Learn about the neuroscience of stress in this excellent introductory text by renowned Stanford neuroscientist Robert Sapolsky
Start / End
14 – 18
January 16 – May 29, 2023
2 – 10 Learners
Class + Project add-on
$200 per Learner
$250 per Learner
Halloween Discount (expires 10/31/2022)
$30 off basic enrollment
Stress is a common part of our lives, and we experience it in many ways. By understanding the science of stress – how it affects us physically, mentally, and socially – we can better understand basic neuroscience and how our experiences affect our brains, bodies, and social relationships.
This is a rigorous reading course for Dr. Robert Sapolsky’s book on stress, Why Zebras Don’t Get Ulcers: the Acclaimed Guide to Stress, Stress-Related Diseases, and Coping. This book connects to many college-preparatory topics, such as the biochemistry and neuroscience of stress, how we cope and manage stress, and reflects on how evolutionary adaptive biological systems can be pushed into unhealthy statuses in today’s world.
Discussions will begin with the material in the book and will expand into our daily lives and current discussions about stress and neuroscience.
Assignments will primarily be a reading journal with short responses to prompts and reactions to the reading in an asynchronous discussion forum. There will be two mini-projects due during the course to expand on a topic of the learner’s choice and may be in a format agreed upon by learner and instructor.
This class has an optional add-on to do a final project related to a course topic that will receive guidance and feedback from the instructor.
Approximately 3 hours of work total per week.
Reading load: ~20-30 pages per week of nonfiction conversational science plus supplementary material like websites, news articles, research articles. Time varies based on reading speed.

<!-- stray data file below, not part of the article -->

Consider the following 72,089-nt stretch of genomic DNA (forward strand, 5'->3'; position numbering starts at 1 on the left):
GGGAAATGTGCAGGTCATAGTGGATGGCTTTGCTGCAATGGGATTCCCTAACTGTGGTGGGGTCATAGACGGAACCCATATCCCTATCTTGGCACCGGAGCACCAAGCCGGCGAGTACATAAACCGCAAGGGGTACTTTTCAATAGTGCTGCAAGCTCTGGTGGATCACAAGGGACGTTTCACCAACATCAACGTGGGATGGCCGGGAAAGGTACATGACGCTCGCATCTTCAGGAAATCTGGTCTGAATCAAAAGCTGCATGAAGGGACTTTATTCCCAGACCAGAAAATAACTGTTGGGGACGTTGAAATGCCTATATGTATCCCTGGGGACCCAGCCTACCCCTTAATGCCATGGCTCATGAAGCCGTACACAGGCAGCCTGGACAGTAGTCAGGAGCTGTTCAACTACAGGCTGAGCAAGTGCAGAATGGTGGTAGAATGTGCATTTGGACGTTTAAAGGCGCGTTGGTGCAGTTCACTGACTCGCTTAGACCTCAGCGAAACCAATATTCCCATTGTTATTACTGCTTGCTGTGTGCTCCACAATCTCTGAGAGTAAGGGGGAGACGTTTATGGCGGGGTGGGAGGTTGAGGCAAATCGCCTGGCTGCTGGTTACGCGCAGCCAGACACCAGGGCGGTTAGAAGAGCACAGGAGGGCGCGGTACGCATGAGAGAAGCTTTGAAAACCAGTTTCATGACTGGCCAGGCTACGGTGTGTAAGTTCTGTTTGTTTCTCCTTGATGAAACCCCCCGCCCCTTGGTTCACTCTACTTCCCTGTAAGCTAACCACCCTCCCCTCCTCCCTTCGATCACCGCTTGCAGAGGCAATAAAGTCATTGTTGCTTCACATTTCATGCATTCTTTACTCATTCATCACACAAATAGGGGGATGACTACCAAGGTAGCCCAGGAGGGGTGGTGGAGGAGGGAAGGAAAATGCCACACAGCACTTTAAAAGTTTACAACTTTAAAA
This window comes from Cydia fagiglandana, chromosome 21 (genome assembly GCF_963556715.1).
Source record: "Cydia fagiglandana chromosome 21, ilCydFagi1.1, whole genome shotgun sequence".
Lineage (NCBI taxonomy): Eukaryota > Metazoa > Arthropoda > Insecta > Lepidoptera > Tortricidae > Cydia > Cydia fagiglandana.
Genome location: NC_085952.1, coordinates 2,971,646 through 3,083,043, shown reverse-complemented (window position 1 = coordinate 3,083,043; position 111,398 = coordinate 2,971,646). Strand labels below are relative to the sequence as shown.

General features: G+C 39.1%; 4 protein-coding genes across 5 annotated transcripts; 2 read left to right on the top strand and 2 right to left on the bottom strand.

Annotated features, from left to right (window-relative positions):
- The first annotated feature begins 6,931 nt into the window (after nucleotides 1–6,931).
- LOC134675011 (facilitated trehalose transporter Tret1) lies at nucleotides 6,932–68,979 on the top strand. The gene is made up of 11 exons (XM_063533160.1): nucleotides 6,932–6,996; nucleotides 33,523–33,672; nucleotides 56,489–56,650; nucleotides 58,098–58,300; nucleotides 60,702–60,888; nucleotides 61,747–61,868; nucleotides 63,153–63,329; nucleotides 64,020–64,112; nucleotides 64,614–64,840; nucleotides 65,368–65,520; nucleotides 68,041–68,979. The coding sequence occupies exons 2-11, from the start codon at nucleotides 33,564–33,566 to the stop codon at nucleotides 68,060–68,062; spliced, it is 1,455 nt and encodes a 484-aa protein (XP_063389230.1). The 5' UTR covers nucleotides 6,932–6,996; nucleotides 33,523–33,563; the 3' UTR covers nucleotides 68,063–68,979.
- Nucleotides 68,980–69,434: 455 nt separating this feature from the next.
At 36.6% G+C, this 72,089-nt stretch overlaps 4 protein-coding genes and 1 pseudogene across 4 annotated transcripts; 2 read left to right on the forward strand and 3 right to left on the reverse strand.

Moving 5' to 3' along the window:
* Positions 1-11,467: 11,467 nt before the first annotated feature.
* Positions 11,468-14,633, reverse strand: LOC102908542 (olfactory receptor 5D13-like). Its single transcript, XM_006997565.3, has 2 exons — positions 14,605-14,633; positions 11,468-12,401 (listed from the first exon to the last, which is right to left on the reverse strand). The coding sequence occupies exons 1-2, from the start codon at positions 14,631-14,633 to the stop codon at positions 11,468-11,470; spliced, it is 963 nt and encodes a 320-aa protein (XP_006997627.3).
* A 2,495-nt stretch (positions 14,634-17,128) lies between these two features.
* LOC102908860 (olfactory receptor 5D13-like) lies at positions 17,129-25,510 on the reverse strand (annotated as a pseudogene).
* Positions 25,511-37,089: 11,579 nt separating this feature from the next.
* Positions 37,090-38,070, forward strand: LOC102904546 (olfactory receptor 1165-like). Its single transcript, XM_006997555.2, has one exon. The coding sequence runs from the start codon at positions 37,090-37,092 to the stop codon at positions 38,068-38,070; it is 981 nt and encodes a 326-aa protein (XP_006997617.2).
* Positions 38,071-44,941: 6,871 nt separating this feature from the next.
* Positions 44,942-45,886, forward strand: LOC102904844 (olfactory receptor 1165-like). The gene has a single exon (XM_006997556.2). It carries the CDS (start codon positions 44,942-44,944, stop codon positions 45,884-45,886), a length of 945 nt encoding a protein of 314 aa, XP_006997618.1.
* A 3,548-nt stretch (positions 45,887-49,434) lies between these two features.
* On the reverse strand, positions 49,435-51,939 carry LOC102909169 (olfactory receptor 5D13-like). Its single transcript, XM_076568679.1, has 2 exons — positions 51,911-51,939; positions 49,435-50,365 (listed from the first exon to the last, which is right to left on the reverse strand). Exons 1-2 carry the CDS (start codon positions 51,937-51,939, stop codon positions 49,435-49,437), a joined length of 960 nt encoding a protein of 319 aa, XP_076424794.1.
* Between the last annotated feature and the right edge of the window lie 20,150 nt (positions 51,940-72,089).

Each week will start on Monday, and weekly assignments will be due that following Sunday to receive feedback. Late assignments will not receive feedback.
This will be an intensive guided course taught in a college-preparatory style. We will cover 1-2 chapters per week (30-40 pages), so it is important to keep up on the reading.
Assignments will include a reading journal, short review/reflection statements, and may include supplementary sources for expansion of discussion. There will be two mini-projects due during the course that will be opportunities to “dig deeper” into a topic; these may be in a variety of formats as long as they are approved by the instructor, such as video essay, slide presentation, or traditional written essay.
Learners are also encouraged to post on the Discord channel at least once a week with a reaction to something in the reading or a question.
This class has an optional add-on to do a final project related to a course topic that will receive guidance and feedback from the instructor. If you sign up for this add-on option, we will schedule a separate meeting for individual work and feedback.
This course is approximately equivalent to 60 instructional hours.
- Reading skills to regularly read and finish a nonfiction conversational science book of 540 pages
- Ability to interact constructively and respectfully in an asynchronous format